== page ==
The March 5 letter by John Diamond responds to a public worry, occasioned by a column in the Bangor Daily News on Feb. 28, headlined, “College of Sciences may face elimination.” Diamond says he wishes to correct an impression left by that column that the University of Maine is contemplating dropping science programs.
I think it will be more difficult to convince the reader that the elimination of a College of Sciences will have little effect on UM’s emphasis on science studies than Diamond supposes. The important words are “… if UM … eliminates its College of Sciences … the academic departments themselves will continue; they simply will be reassigned to one or more of the remaining — and possible renamed or reorganized — colleges. What’s most important to the students — the academic departments which offer courses and degrees — will still exist.” Note the emphasis is on continuation of the “academic deparments which offer courses and degrees.” There is no assurance as to the continuation of the current courses and degrees which are now offered by the College of Sciences.
Diamond says the net impact of administrative and cost reductions on students will be negligible, but “… UM will be more fiscally stable, refocused state university.” Is everybody in Maine now reassured that all is right with the world? Especially in view of the president’s avowed goal of attracting a larger proportion of out-of-state students, who will presumably receive a greater share of reduced administrative attention than in-state students who contribute less ot the university’s fiscal stability. And, how does a prospective out-of-state student evaluate the quality of a university that has eliminated its College of Sciences? Would you think twice before applying?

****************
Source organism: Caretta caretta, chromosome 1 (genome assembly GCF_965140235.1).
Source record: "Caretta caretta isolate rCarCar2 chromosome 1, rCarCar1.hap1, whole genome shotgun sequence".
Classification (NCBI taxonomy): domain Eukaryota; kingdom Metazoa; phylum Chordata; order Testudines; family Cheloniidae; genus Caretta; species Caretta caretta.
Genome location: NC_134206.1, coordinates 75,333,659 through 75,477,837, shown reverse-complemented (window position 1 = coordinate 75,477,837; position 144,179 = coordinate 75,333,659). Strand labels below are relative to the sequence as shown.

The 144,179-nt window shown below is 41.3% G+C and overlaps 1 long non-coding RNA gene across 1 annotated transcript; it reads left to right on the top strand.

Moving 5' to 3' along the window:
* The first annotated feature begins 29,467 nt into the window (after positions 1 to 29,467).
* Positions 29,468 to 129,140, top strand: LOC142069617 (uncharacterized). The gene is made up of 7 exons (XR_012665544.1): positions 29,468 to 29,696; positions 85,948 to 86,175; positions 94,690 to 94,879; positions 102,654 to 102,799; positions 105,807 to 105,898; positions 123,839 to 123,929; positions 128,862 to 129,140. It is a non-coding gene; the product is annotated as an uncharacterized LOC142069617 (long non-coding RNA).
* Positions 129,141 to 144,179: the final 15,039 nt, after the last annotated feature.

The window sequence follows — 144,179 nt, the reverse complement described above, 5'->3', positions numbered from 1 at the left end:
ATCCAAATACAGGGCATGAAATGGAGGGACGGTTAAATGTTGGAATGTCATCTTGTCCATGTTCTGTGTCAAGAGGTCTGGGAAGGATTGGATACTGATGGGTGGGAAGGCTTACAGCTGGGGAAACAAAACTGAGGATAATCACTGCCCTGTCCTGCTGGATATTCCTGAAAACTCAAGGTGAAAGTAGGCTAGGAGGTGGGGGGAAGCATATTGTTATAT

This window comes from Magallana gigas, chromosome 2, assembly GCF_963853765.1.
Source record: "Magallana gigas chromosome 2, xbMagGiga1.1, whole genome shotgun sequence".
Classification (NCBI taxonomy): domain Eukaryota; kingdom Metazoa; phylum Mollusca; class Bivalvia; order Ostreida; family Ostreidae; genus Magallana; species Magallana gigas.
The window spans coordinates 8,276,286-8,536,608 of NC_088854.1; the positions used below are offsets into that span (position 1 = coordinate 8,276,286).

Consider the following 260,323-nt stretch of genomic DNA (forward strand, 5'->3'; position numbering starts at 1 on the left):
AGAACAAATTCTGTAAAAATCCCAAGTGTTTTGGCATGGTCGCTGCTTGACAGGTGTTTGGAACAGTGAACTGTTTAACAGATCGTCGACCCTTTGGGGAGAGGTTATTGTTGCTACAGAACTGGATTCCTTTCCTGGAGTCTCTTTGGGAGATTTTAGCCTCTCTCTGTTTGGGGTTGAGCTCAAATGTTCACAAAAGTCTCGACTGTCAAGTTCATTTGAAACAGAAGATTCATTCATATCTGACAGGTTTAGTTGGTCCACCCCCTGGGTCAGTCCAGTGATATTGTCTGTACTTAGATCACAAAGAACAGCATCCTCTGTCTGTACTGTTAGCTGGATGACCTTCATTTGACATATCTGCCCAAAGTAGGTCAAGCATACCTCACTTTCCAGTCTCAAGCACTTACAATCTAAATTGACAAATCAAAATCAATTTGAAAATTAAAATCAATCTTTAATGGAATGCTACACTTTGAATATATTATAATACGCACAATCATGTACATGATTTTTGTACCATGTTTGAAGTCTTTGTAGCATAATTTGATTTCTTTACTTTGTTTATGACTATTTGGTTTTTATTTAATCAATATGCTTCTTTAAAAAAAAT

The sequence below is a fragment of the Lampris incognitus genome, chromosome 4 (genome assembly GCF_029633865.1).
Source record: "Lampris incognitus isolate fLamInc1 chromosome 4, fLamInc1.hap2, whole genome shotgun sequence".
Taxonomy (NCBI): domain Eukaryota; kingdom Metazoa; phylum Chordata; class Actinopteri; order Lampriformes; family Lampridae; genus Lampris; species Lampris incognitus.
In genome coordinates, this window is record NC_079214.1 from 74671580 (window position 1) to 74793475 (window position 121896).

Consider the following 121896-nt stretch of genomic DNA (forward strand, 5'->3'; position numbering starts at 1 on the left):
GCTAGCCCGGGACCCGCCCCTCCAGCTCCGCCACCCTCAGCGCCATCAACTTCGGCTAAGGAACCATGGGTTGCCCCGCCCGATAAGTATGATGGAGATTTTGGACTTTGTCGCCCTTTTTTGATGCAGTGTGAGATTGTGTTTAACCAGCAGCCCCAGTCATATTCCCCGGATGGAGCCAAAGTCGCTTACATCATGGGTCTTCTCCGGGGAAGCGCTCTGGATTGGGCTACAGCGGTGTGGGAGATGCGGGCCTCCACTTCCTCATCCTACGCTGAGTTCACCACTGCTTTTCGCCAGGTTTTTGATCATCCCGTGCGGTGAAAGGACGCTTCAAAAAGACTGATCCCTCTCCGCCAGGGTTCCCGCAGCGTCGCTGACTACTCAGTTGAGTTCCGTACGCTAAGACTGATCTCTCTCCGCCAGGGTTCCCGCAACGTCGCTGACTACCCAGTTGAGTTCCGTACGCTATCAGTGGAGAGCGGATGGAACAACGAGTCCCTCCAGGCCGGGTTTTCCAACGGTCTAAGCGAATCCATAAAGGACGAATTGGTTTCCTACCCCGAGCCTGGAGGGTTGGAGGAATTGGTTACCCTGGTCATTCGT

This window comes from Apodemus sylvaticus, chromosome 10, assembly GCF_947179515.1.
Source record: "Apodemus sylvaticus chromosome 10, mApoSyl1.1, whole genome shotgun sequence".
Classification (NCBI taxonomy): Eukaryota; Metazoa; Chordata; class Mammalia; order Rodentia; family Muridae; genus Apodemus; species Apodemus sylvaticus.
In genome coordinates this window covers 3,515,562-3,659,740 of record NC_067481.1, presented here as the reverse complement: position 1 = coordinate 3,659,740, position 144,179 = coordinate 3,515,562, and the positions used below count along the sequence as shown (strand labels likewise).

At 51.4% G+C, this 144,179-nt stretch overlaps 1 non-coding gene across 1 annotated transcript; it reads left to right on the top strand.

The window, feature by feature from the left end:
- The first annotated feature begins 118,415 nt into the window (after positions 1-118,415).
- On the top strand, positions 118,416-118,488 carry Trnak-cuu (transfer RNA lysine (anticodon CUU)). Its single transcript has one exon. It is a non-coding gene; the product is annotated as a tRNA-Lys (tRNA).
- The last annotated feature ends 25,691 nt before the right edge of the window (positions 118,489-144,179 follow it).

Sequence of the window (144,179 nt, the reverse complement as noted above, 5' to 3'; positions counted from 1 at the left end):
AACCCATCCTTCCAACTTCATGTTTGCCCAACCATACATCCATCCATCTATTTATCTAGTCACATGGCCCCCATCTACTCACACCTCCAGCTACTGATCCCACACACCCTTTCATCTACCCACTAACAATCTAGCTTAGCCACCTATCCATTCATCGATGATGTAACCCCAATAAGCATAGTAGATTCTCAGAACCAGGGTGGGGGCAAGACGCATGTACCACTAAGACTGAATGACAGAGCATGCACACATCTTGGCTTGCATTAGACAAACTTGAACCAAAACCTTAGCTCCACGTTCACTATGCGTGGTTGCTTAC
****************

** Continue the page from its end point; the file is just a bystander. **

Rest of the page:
I agree that the university’s problem is a knotty one, but this particular solution has no legs. Robert C. Dick Castine